Key to Species of Andeimalva (modified from Tate 2003)

1 Leaves suborbicular, slightly 3–5-lobed; mericarps without an apical awn; central and southern Chile A. chilensis
Leaves lanceolate, not lobed; mericarps with prominent apical awn (or character state unknown); Bolivia, Peru 2
2 Flowers in dense axillary glomerules; petals notched apically; mericarp awns 1–1.5 mm long; Peru A. spiciformis
Flowers solitary or in few-flowered axillary cymes; petals not notched apically; mericarp awns 1.5–4 mm long (or character state unknown) 3
3 Staminal column < 2 mm long; calyx lobes 0.4–0.5 cm long; petals < 2 cm long; Peru A. machupicchensis
Staminal column > 2 mm long; calyx lobes 0.5–2.1 cm long; petals 1.5–4.5 cm long 4
4 Petioles 3–12(–20) mm long; stipules 5–12 × 1–2 mm, filiform; staminal column 0.3–0.8 cm long; calyx lobes 0.5–1 cm long; petals 1.5– 3 cm long; Bolivia A. mandonii
Petioles 4–6 mm long; stipules 13–15 × 5–8 mm, broadly subulate; staminal column 2.8– 3.2 cm long; calyx lobes 1.7–2.1 cm long; petals 3.5–4.5 cm long; Peru A. peruviana


We thank Alice R. Tangerini (US) for her botanical illustration and James C. Solomon (MO) for arranging the loan of type specimens to US. The laboratory work was conducted in, and with support from, the Smithsonian’s Laboratories of Analytical Biology of the National Museum of Natural History. Finally, we would like to thank Carlos Vega, Rainer Bussmann, Narel Paniagua, Francisco Díaz-Llajo, and Francisco Díaz-Vega, the collectors of the type specimens. Reviewers Margaret Hanes, Mersedeh Pejhanmehr, Jennifer Tate, and anonymous made helpful suggestions for improving an earlier version of this manuscript.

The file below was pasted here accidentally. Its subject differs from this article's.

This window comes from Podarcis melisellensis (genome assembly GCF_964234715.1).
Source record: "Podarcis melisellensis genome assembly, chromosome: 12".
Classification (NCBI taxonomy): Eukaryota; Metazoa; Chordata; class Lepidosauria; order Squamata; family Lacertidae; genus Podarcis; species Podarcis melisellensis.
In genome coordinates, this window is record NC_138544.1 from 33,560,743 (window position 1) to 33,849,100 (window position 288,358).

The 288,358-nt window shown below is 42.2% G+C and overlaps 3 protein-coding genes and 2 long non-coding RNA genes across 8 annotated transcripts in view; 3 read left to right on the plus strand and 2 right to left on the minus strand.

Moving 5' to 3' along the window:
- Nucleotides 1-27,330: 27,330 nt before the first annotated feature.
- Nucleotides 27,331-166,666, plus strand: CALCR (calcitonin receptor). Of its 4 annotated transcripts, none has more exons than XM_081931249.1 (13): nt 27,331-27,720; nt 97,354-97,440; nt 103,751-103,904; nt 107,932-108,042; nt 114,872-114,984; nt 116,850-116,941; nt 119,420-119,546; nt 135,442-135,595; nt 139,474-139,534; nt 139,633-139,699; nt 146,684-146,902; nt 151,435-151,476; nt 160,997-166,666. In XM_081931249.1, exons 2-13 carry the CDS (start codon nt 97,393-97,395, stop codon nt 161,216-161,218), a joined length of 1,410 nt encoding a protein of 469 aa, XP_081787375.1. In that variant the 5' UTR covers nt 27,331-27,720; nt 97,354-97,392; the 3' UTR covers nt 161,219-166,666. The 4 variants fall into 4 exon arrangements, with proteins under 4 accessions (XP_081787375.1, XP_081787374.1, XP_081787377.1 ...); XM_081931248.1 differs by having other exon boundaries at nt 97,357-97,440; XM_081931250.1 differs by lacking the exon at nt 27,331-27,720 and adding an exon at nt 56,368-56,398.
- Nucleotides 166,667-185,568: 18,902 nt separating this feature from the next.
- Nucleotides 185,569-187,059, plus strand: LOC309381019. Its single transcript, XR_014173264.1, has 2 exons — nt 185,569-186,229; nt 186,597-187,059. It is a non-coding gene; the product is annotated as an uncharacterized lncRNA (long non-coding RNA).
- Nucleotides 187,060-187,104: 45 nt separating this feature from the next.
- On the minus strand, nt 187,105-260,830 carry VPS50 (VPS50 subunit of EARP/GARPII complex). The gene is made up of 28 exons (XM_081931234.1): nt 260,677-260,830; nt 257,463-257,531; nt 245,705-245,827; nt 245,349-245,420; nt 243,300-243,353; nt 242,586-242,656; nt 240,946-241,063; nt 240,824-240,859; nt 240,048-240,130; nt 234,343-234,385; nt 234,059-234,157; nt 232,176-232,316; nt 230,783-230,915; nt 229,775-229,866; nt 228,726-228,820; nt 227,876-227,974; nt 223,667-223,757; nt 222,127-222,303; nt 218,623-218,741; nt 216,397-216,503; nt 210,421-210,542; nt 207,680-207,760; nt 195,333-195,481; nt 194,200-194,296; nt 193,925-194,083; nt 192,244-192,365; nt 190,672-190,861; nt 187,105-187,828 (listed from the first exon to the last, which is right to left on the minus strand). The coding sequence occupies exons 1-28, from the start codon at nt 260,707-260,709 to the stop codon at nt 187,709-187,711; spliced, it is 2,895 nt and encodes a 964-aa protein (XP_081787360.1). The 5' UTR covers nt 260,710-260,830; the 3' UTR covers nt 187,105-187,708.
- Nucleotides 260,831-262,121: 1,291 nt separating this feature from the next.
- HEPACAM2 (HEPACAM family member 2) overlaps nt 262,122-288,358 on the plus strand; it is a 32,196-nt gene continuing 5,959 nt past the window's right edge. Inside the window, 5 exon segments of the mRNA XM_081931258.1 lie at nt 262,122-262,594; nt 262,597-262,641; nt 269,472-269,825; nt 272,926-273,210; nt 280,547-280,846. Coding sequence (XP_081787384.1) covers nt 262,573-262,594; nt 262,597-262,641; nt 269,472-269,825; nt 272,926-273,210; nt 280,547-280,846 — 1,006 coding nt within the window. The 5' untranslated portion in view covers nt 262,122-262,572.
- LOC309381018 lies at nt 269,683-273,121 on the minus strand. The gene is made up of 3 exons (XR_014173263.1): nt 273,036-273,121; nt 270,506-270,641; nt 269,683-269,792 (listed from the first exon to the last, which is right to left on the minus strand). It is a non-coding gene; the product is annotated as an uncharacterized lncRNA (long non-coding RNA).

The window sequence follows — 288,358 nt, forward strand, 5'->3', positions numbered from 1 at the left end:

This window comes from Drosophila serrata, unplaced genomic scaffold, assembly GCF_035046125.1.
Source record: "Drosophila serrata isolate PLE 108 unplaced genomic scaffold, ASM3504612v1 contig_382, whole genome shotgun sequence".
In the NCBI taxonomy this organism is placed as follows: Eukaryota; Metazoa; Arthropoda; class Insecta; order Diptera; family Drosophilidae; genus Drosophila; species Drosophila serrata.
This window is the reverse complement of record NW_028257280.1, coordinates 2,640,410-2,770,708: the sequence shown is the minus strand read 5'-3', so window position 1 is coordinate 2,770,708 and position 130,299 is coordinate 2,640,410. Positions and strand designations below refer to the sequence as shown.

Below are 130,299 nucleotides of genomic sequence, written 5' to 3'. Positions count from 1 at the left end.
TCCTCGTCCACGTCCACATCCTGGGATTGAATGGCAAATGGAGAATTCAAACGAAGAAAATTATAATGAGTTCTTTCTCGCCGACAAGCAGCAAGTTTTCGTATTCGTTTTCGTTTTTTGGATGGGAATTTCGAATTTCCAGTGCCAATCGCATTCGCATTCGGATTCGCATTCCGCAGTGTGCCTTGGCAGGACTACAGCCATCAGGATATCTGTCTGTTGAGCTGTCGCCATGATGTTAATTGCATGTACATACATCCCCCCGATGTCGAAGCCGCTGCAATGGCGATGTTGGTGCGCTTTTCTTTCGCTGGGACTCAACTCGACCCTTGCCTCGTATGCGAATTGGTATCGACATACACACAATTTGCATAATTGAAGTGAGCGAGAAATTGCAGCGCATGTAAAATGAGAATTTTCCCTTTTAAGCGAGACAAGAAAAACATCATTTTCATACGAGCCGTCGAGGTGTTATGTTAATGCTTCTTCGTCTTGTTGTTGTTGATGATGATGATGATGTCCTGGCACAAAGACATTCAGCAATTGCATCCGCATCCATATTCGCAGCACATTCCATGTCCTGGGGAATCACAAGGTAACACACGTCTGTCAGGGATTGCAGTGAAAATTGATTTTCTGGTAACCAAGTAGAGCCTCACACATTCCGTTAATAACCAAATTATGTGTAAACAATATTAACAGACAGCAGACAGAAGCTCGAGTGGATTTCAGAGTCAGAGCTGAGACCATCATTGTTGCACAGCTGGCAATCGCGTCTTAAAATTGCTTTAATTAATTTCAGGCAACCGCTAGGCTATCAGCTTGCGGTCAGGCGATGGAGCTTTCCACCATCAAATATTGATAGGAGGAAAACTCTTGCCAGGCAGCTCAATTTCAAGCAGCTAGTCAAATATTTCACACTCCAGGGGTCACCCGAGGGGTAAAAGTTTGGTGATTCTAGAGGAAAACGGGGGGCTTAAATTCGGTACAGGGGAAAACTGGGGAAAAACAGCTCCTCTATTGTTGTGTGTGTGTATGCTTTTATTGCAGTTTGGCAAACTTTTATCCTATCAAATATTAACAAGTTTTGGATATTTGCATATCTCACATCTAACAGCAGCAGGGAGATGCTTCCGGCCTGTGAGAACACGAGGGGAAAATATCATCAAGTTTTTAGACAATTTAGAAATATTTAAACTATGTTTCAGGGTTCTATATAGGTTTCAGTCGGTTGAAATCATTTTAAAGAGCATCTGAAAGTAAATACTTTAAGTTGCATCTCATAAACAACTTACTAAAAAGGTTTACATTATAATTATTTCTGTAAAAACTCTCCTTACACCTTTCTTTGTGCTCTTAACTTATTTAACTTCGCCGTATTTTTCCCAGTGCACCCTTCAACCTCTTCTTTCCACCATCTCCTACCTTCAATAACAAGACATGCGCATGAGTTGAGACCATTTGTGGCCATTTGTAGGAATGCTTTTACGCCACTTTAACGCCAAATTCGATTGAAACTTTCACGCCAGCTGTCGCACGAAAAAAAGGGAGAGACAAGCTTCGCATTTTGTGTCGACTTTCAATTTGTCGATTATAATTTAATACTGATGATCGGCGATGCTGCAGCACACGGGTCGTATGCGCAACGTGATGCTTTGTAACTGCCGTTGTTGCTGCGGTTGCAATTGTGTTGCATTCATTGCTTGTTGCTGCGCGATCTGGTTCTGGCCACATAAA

• Bates DM (1963) The genus Malacothamnus. PhD Thesis, University of California, Los Angeles.
  • Bates DM, Blanchard Jr OJ (1970) Chromosome numbers in the Malvales. II. New or otherwise noteworthy counts relevant to classification in the Malvaceae, tribe Malveae. American Journal of Botany 57(8): 927–934.
  • Cheng T, Xu C, Lei L, Li C, Zhang Y, Zhou S (2016) Barcoding the kingdom Plantae: New PCR primers for ITS regions of plants with improved universality and specificity. Molecular Ecology Resources 16(1): 138–149.
  • Krapovickas A (1965) Notas sobre Malvaceae III. Kurtziana 2: 113–126.
  • Swofford DL (2002) PAUP*. Phylogenetic Analysis Using Parsimony (*and Other Methods). Version 4. Sinauer Associates, Sunderland, Massachusetts.
  • Tate JA, Simpson BB (2003) Paraphyly of Tarasa (Malvaceae) and diverse origins of the polyploid species. Systematic Botany 28: 723–737.
  • Zwickl DJ (2006) Genetic algorithm approaches for the phylogenetic analysis of large biological sequence datasets under the maximum likelihood criterion. PhD Thesis, The University of Texas, Austin.
login to comment